Thursday, December 27, 2018

Plaintiffs’ claims in Barry v. Weyerhaeuser Company are likely to proceed after initial hurdle.

By: Frank Ingham

On December 18, 2018, Federal Magistrate Judge Scott T. Varholak recommended in a written opinion that the Motion of Defendant Weyerhaeuser Company (“Weyerhaeuser”) to Dismiss Amended Complaint Pursuant to F.R.C.P. 12(b)(6) be denied. Barry v. Weyerhaeuser Company, 2018WL6589786 (D. Colo. 2018). As such, we believe District Court Judge Christine M. Arguello will accept this recommendation and the lawsuit will proceed.

At interest in this lawsuit are TJI joists designed, manufactured, and sold by Weyerhaeuser for residential construction. Headquartered in Seattle, Washington, Weyerhaeuser is one of the world’s largest private owners of timberlands, owning or controlling nearly 12.4 million acres in the United States and managing 14 million acres in Canada. It is a public company that trades on the New York Stock Exchange with revenues of $7.2 billion in 2017.[1] In addition to managing forests, Weyerhaeuser has interests in energy, minerals, and wood products.[2]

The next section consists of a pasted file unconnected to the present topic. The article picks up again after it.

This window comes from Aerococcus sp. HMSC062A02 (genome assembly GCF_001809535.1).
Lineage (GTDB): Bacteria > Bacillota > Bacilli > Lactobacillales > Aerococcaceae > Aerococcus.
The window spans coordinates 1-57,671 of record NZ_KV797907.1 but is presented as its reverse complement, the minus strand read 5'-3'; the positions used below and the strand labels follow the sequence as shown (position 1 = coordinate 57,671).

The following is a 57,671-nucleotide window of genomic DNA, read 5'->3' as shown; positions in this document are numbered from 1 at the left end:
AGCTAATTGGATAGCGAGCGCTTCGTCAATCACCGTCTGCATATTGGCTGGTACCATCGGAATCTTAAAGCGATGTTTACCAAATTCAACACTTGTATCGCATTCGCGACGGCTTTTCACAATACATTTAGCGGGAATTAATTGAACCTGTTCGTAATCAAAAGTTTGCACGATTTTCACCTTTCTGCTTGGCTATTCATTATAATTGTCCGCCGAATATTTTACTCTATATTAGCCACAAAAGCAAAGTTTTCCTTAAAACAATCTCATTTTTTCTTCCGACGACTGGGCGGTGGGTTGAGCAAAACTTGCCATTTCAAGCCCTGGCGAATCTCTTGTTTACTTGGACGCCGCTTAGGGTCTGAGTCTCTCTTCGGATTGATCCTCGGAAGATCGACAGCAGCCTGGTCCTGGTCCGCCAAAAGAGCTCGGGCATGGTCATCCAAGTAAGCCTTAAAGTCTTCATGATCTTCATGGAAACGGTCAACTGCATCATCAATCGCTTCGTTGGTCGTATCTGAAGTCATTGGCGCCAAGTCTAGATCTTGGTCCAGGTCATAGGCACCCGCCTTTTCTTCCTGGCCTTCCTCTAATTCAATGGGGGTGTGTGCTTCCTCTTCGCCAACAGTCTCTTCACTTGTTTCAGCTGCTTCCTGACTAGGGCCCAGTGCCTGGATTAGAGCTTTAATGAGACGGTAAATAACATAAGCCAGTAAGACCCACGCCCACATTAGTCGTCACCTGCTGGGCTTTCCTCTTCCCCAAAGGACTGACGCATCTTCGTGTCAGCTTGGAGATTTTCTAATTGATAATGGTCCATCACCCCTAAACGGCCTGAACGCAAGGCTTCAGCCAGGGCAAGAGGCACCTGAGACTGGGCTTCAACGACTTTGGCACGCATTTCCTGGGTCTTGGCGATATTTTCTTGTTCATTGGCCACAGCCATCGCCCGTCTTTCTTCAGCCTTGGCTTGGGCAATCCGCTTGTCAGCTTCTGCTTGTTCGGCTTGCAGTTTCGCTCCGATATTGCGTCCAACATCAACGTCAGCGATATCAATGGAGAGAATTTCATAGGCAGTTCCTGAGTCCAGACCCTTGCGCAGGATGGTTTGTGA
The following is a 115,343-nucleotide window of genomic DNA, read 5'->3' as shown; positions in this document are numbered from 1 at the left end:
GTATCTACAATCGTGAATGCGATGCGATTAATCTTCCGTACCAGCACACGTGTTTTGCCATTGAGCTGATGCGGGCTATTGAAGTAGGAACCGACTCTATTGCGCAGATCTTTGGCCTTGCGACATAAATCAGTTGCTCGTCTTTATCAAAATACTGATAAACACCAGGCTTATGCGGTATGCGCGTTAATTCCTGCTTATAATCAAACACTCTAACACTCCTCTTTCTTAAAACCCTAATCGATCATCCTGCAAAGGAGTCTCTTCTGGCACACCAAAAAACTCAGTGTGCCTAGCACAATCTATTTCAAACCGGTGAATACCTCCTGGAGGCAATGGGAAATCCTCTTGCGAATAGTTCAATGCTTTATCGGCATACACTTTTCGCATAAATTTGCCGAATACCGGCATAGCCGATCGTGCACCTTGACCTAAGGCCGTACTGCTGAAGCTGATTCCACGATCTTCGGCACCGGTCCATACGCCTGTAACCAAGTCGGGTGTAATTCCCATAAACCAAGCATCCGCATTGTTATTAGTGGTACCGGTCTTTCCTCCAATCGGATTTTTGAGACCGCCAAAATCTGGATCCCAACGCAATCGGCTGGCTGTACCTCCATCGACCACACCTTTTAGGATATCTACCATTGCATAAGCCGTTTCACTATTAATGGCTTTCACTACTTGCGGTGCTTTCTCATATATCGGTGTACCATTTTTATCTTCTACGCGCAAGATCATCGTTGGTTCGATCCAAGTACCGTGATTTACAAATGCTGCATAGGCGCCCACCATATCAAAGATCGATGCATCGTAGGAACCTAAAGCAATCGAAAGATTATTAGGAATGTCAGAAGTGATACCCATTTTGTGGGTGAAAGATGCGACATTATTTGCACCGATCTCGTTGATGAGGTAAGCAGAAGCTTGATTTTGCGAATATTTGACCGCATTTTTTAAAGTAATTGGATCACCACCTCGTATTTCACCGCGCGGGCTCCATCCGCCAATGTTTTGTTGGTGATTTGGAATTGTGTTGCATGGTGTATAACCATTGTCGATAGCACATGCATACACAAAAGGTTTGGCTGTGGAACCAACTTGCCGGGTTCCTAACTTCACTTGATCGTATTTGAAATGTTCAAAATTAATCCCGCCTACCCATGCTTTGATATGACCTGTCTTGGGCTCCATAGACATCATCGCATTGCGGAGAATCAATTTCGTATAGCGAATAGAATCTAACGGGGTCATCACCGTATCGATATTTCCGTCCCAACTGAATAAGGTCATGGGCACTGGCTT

In this case, the joists were used in homes built at the Wyndham Hill subdivision in Weld County and the Dove Creek in Douglas County. A lawsuit was filed in Colorado District Court, case number 2018CV01641, Barry et al. v. Weyerhaeuser Company. The six Plaintiffs worked in various capacities during the construction of the homes within the two subdivisions. In addition, as discussed below, there are class action lawsuits against Weyerhaeuser in five other states regarding the TJI joists. The joists are composed of wood particles and treated with Flak Jacket coating, a proprietary coating designed by Weyerhaeuser. Barry at 1. The joists are installed during construction to support floors and ceilings within the home and are typically covered by drywall or the flooring. The joists look like typical I-beams with the vertical center made wood chips, covered with the Flak Jacket coating.